From ivory towers to the engines of a thriving industry

How to make our universities more like Stanford or Hebrew University where it’s not just about publishing more and more academic papers, but working closely with industry to create products innovators, new businesses and stimulate economic growth?

This is the challenge we have issued to our universities and today we are publishing the first steps in our policy to help us do this.

Silicon Valley wouldn’t exist without Stanford; Israel wouldn’t be the remarkable center of innovation without the Hebrew University.

We can be like them and it is in our economic interest to do so.

We are starting from a position of strength. We have great universities made up of many brilliant minds. We have pockets of incredible innovation and examples of new businesses being launched in university labs.

But these pockets of innovation tend to be isolated examples rather than the norm.

The norm in our universities is to publish academic articles. And then post more.

Over the past twenty years, the number of academic papers written and published has quadrupled from 23,000 in 2000 to over 100,000 in 2020. This has increased alongside annual spending on academic research which has also quadrupled to more of $ 12 billion. .

But on almost every measure of research commercialization our performance is poor and we have barely budged in that same 20 years.

In many ways, this is not surprising. Almost all of the incentives are geared towards more and more posts.

Of the top four global rankings, only one includes a metric on marketing, and even so, it’s weighted at just 2.5% of the overall score.

In addition, most research funding is also directed towards primary research, rather than translational research.

All of these incentives have created a ‘publish or perish’ culture in our universities and, as the Australian Chamber of Commerce and Industry points out, they are simply ‘not encouraged to consider commercial application’ of their research.

So how do you change this equation? How do we encourage our universities not only to produce world-class basic research, but to translate it to have a greater impact on Australian society and economy?

The first step is to redirect large amounts of public research funding around national economic priorities, and then to fund key challenges that are in the national interest.

Experience abroad shows that countries that are successful in commercializing research focus their efforts and set clear missions for what they want research to achieve.

We will go this route, directing more research funding around our six modern manufacturing priorities where we already have a comparative advantage as a nation – critical mineral resource and processing technology, food and beverage, medical products, recycling. and clean energy, defense and space.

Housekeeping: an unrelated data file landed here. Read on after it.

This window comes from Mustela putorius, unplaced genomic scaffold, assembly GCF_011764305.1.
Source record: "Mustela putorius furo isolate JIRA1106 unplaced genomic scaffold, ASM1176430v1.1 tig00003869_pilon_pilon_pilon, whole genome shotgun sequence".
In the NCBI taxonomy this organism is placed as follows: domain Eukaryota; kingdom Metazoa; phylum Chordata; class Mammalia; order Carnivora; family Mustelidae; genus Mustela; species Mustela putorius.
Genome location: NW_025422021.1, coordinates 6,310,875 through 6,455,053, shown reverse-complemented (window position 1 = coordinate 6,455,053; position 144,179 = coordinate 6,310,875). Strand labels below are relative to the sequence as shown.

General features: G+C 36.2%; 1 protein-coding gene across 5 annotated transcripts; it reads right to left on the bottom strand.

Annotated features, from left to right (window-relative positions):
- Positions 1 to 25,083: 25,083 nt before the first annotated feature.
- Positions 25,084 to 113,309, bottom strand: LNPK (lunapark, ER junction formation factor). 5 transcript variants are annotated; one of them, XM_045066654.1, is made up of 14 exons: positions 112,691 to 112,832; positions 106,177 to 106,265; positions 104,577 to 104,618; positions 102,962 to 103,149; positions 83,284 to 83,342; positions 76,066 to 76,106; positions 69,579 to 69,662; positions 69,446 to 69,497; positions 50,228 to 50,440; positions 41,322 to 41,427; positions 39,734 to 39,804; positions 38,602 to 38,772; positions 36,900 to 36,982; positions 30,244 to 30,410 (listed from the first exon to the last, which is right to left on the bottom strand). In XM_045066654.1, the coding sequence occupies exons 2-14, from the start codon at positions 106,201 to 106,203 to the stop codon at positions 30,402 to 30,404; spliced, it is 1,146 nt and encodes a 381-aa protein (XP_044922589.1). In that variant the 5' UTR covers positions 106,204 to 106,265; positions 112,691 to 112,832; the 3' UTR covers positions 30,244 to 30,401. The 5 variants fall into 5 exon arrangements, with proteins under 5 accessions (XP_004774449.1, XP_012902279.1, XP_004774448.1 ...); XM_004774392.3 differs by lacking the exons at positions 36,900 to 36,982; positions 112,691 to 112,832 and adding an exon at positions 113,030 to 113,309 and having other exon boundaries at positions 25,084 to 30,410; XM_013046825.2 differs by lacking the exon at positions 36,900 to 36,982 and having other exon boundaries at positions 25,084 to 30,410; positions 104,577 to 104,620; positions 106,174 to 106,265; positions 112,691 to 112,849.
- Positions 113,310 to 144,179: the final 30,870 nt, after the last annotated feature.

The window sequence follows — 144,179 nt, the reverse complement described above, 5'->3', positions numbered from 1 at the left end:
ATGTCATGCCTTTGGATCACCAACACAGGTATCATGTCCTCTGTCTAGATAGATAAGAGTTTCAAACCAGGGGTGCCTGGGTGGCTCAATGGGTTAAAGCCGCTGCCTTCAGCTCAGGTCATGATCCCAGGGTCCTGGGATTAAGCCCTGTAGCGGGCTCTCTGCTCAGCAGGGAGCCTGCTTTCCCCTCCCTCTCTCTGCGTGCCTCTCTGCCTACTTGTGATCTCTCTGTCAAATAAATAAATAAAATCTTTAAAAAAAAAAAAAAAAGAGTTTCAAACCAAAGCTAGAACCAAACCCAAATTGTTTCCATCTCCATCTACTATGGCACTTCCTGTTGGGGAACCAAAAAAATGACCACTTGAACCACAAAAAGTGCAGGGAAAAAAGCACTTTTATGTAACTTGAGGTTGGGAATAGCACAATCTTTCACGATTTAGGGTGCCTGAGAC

The second step is to create a larger integrated system of collaboration between universities and businesses. Part of the business success is that people are in the same room to analyze problems together. But in Australia, some academics are business-skeptical, and vice versa.

The amount of movement between universities and business confirms this – it’s a third of the rate that occurs in the United States and half of the rate that occurs in the United Kingdom.

Finally, we must recognize that not all universities will move at the same pace as the others in the realization of this new program. Some universities have a thirst for a strong commitment to the commercialization of research, and we want to help them become leaders in the field and lead the way for others.

This is where the pioneer university policy that the Prime Minister announced yesterday comes in.

We’re investing $ 243 million in four new Trailblazers to create world-class marketing capacity in priority areas. Pioneers will need to secure industry co-funding, have a business-oriented board of directors, and industrial relations structures that reward academics who market, not just publish.

Additional policies will be announced shortly to advance this global agenda.

We have some of the brightest minds in the country at our universities. Let’s get more of them to focus on translating their research into cutting-edge products and companies so that in the years to come we can have our own Silicon Valleys focused on Australia’s core economic priorities.

About Perry Perrie

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